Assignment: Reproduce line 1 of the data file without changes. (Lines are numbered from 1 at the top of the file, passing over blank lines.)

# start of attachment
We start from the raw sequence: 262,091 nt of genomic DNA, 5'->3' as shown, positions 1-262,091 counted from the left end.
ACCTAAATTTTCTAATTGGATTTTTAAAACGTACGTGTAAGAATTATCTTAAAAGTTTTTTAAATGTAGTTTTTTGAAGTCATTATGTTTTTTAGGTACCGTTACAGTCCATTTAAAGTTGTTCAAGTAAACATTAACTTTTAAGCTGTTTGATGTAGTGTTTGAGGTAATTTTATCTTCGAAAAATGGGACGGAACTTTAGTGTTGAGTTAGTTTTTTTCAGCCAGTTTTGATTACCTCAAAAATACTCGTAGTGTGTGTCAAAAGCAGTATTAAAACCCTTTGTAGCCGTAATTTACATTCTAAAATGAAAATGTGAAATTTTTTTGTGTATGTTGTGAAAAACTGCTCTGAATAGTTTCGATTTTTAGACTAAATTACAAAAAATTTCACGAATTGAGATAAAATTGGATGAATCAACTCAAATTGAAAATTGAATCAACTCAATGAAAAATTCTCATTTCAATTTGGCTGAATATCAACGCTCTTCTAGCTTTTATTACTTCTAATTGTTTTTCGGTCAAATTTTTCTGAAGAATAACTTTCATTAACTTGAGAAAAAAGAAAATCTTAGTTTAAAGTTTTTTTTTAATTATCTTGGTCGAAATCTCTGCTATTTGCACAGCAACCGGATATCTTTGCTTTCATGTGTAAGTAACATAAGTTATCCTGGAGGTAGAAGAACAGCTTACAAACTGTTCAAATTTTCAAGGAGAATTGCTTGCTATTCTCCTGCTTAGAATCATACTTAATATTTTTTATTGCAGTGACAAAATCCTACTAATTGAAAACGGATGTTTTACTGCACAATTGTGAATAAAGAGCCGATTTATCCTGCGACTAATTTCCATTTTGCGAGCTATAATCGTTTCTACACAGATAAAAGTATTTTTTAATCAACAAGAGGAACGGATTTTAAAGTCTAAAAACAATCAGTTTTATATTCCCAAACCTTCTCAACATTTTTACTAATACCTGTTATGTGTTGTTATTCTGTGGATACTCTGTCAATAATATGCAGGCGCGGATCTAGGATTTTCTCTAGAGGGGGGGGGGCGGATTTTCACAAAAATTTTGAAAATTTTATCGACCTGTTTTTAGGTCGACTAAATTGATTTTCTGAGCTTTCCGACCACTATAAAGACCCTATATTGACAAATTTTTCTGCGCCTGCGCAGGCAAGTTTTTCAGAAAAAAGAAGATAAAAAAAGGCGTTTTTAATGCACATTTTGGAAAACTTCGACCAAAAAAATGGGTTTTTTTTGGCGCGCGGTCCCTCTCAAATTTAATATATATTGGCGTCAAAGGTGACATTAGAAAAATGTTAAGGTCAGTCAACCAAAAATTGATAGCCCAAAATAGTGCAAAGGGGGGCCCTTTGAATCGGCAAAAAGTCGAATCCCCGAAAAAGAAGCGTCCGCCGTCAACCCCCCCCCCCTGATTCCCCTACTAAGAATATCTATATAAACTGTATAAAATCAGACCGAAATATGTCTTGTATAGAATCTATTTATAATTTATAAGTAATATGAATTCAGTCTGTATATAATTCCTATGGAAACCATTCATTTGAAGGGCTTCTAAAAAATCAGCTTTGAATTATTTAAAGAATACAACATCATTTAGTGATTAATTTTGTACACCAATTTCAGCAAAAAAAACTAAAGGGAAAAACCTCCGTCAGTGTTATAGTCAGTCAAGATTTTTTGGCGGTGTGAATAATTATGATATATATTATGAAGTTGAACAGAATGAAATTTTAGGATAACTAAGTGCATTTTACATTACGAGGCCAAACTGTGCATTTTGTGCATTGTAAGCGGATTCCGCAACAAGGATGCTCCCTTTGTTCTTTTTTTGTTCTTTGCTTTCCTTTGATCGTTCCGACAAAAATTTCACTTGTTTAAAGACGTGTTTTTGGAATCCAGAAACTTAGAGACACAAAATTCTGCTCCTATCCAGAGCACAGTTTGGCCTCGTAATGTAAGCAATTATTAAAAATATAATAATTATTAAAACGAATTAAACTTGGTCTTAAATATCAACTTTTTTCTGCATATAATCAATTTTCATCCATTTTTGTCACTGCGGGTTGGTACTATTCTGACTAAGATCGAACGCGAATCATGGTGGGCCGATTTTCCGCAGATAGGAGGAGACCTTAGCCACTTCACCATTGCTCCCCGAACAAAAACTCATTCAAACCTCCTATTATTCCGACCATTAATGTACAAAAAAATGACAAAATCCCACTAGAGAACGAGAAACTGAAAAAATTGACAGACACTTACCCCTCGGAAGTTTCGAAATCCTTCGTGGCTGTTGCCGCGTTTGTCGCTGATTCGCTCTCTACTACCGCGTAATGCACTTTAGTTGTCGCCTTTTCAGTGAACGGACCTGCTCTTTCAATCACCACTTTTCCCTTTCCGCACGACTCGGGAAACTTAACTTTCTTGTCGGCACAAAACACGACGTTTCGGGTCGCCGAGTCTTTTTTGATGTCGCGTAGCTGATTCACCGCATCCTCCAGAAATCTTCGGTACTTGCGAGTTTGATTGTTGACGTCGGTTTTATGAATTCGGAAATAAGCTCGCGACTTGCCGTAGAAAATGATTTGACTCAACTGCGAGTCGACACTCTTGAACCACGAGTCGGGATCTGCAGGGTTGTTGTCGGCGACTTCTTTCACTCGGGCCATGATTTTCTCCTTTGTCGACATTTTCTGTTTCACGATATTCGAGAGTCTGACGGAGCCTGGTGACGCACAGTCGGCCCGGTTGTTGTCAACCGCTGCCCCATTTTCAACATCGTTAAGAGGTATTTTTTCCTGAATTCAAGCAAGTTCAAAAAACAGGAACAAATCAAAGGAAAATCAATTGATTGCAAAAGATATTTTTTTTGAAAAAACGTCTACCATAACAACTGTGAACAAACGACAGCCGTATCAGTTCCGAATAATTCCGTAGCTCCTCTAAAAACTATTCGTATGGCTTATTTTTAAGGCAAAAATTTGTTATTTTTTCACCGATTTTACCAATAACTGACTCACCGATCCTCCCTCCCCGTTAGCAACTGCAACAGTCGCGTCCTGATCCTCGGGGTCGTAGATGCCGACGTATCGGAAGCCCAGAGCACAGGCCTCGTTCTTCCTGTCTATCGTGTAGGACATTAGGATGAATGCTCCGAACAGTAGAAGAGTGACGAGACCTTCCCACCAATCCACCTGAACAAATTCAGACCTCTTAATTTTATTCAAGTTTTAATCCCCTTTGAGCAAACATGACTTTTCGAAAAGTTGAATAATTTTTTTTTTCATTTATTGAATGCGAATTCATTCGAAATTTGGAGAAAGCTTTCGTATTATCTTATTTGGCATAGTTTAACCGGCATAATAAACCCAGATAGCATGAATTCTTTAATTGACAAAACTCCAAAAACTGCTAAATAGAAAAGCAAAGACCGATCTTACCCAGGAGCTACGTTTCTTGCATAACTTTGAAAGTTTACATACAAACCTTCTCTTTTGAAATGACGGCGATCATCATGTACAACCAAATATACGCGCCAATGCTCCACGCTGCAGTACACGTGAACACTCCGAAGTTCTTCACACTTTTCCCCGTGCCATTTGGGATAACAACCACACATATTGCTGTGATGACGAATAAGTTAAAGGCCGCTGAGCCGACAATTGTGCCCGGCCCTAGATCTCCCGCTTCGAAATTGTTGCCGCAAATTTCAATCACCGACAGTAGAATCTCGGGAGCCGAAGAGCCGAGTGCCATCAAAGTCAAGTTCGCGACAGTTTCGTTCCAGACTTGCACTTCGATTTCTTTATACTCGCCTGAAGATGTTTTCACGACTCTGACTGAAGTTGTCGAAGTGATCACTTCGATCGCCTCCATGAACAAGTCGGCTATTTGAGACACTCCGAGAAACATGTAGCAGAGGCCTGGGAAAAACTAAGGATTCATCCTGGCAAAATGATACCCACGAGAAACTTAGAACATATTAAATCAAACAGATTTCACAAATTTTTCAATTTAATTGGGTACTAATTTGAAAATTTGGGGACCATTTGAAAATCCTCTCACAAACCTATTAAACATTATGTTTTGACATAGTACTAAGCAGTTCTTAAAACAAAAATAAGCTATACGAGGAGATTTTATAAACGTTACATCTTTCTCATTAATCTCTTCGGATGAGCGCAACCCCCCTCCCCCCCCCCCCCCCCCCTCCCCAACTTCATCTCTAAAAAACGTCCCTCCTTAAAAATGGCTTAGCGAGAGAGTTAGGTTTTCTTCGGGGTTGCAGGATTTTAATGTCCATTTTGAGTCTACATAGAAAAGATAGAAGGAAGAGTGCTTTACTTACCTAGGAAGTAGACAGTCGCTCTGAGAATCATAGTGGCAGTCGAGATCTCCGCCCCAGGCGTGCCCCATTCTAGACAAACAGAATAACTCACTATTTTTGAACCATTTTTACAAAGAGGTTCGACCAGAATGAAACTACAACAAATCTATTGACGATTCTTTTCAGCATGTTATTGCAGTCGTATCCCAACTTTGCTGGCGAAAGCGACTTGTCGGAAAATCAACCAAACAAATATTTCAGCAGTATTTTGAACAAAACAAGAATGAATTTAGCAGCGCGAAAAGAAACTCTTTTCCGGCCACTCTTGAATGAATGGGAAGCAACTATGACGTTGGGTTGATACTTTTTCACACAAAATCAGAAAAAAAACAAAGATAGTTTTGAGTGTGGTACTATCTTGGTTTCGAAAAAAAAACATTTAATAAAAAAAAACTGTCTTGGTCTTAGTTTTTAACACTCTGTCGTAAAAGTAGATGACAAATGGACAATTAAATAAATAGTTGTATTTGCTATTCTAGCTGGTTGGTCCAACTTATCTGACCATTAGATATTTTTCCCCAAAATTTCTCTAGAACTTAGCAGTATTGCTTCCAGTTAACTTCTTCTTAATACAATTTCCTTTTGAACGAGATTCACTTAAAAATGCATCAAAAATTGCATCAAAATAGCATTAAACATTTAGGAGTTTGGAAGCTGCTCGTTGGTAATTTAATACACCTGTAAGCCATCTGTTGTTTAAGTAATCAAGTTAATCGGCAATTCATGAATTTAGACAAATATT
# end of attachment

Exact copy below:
We start from the raw sequence: 262,091 nt of genomic DNA, 5'->3' as shown, positions 1-262,091 counted from the left end.